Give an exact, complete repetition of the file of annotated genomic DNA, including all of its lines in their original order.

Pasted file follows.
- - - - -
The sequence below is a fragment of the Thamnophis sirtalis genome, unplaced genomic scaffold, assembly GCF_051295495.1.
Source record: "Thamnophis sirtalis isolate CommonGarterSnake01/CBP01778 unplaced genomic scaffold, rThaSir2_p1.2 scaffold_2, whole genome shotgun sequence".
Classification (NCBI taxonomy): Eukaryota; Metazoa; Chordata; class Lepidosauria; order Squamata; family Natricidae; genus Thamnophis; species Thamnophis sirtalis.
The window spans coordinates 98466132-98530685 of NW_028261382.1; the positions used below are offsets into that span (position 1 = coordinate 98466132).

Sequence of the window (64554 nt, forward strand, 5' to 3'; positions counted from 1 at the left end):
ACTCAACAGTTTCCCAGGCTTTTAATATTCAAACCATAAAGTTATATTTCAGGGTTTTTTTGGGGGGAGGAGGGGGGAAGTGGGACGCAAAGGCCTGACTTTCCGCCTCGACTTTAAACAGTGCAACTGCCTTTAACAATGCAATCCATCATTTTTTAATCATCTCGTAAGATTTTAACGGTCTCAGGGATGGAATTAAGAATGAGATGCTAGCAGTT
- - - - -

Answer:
The sequence below is a fragment of the Thamnophis sirtalis genome, unplaced genomic scaffold, assembly GCF_051295495.1.
Source record: "Thamnophis sirtalis isolate CommonGarterSnake01/CBP01778 unplaced genomic scaffold, rThaSir2_p1.2 scaffold_2, whole genome shotgun sequence".
Classification (NCBI taxonomy): Eukaryota; Metazoa; Chordata; class Lepidosauria; order Squamata; family Natricidae; genus Thamnophis; species Thamnophis sirtalis.
The window spans coordinates 98466132-98530685 of NW_028261382.1; the positions used below are offsets into that span (position 1 = coordinate 98466132).

Sequence of the window (64554 nt, forward strand, 5' to 3'; positions counted from 1 at the left end):
ACTCAACAGTTTCCCAGGCTTTTAATATTCAAACCATAAAGTTATATTTCAGGGTTTTTTTGGGGGGAGGAGGGGGGAAGTGGGACGCAAAGGCCTGACTTTCCGCCTCGACTTTAAACAGTGCAACTGCCTTTAACAATGCAATCCATCATTTTTTAATCATCTCGTAAGATTTTAACGGTCTCAGGGATGGAATTAAGAATGAGATGCTAGCAGTT